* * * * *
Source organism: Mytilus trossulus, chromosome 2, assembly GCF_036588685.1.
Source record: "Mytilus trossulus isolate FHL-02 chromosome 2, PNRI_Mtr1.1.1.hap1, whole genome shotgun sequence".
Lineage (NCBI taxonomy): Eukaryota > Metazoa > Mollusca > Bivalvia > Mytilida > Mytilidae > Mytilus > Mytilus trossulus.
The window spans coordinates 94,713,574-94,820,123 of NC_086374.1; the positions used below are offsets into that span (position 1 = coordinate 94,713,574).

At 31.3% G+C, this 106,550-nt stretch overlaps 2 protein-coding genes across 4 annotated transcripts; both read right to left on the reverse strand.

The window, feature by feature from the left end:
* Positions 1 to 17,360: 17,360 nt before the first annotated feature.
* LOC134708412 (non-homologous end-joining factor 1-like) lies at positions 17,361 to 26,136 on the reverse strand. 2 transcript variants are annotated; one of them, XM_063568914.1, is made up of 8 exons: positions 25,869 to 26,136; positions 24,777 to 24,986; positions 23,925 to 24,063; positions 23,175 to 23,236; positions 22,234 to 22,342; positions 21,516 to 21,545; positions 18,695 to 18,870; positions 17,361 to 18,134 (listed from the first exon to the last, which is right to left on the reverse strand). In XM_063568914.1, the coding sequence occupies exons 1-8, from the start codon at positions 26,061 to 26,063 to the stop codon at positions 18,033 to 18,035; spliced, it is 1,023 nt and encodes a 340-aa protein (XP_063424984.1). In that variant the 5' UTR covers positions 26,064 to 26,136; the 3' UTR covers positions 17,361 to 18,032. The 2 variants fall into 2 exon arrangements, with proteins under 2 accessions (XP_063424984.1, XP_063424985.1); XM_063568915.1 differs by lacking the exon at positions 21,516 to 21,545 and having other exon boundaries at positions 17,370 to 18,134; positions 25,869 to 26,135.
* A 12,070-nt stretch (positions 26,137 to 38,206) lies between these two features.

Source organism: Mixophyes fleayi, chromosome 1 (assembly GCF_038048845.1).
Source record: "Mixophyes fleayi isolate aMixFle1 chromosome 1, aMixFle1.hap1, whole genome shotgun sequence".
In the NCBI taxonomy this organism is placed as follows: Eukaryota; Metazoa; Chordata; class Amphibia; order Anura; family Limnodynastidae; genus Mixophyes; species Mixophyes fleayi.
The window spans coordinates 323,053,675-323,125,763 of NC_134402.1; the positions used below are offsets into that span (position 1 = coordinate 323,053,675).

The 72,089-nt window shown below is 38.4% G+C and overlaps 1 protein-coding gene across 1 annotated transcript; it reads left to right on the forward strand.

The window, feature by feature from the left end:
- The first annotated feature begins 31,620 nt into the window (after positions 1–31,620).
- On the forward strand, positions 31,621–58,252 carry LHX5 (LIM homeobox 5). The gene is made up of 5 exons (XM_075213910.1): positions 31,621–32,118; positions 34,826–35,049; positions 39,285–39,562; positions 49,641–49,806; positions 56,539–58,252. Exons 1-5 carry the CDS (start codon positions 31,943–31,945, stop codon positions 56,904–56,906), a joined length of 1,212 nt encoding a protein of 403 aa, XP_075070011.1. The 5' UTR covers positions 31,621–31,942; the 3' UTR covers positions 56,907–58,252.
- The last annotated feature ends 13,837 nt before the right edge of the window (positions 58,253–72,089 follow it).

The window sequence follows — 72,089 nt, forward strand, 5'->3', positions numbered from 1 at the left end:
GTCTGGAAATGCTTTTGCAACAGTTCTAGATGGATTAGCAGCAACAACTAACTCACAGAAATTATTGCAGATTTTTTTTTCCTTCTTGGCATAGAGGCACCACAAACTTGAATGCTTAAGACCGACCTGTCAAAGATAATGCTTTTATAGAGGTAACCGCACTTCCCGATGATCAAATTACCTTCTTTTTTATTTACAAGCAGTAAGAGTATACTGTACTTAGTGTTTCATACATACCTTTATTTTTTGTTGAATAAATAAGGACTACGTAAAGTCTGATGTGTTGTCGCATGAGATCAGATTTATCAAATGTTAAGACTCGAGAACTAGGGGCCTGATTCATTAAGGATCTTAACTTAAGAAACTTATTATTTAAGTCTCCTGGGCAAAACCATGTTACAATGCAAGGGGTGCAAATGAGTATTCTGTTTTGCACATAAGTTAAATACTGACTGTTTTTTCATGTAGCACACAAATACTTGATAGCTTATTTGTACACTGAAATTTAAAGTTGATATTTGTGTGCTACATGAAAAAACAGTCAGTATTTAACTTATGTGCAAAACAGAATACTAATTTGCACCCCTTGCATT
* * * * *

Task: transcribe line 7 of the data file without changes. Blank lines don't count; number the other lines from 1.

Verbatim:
* Positions 1 to 17,360: 17,360 nt before the first annotated feature.